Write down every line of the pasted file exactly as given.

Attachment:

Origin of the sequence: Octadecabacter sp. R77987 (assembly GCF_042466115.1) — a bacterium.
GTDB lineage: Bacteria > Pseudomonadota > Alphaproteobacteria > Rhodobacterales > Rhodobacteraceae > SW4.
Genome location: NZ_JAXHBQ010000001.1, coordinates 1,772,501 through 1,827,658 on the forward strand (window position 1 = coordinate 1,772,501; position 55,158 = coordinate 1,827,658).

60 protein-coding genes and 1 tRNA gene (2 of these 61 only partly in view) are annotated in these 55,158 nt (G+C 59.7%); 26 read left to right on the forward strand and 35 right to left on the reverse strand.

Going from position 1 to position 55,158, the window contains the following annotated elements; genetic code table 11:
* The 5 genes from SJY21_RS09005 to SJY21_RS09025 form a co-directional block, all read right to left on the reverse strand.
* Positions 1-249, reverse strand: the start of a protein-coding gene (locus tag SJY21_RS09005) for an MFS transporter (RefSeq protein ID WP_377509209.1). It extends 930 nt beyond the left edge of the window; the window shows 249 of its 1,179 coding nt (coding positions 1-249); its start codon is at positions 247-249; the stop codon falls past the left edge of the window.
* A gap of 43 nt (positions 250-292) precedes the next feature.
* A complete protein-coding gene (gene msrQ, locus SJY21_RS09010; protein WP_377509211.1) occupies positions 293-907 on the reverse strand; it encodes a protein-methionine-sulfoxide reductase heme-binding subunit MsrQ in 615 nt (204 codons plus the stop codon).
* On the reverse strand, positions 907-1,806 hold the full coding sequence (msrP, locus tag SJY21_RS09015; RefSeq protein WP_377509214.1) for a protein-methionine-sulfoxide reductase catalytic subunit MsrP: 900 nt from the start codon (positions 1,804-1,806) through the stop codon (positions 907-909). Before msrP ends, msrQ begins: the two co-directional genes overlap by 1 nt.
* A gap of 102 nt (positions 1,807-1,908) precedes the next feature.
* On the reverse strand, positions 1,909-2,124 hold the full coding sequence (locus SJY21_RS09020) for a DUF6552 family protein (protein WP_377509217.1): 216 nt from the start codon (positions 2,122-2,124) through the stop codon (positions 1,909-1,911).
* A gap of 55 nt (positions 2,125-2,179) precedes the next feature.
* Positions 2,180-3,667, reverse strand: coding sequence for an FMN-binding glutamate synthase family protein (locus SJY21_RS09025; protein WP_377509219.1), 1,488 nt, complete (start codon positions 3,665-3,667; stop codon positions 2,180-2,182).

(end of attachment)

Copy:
Origin of the sequence: Octadecabacter sp. R77987 (assembly GCF_042466115.1) — a bacterium.
GTDB lineage: Bacteria > Pseudomonadota > Alphaproteobacteria > Rhodobacterales > Rhodobacteraceae > SW4.
Genome location: NZ_JAXHBQ010000001.1, coordinates 1,772,501 through 1,827,658 on the forward strand (window position 1 = coordinate 1,772,501; position 55,158 = coordinate 1,827,658).

60 protein-coding genes and 1 tRNA gene (2 of these 61 only partly in view) are annotated in these 55,158 nt (G+C 59.7%); 26 read left to right on the forward strand and 35 right to left on the reverse strand.

Going from position 1 to position 55,158, the window contains the following annotated elements; genetic code table 11:
* The 5 genes from SJY21_RS09005 to SJY21_RS09025 form a co-directional block, all read right to left on the reverse strand.
* Positions 1-249, reverse strand: the start of a protein-coding gene (locus tag SJY21_RS09005) for an MFS transporter (RefSeq protein ID WP_377509209.1). It extends 930 nt beyond the left edge of the window; the window shows 249 of its 1,179 coding nt (coding positions 1-249); its start codon is at positions 247-249; the stop codon falls past the left edge of the window.
* A gap of 43 nt (positions 250-292) precedes the next feature.
* A complete protein-coding gene (gene msrQ, locus SJY21_RS09010; protein WP_377509211.1) occupies positions 293-907 on the reverse strand; it encodes a protein-methionine-sulfoxide reductase heme-binding subunit MsrQ in 615 nt (204 codons plus the stop codon).
* On the reverse strand, positions 907-1,806 hold the full coding sequence (msrP, locus tag SJY21_RS09015; RefSeq protein WP_377509214.1) for a protein-methionine-sulfoxide reductase catalytic subunit MsrP: 900 nt from the start codon (positions 1,804-1,806) through the stop codon (positions 907-909). Before msrP ends, msrQ begins: the two co-directional genes overlap by 1 nt.
* A gap of 102 nt (positions 1,807-1,908) precedes the next feature.
* On the reverse strand, positions 1,909-2,124 hold the full coding sequence (locus SJY21_RS09020) for a DUF6552 family protein (protein WP_377509217.1): 216 nt from the start codon (positions 2,122-2,124) through the stop codon (positions 1,909-1,911).
* A gap of 55 nt (positions 2,125-2,179) precedes the next feature.
* Positions 2,180-3,667, reverse strand: coding sequence for an FMN-binding glutamate synthase family protein (locus SJY21_RS09025; protein WP_377509219.1), 1,488 nt, complete (start codon positions 3,665-3,667; stop codon positions 2,180-2,182).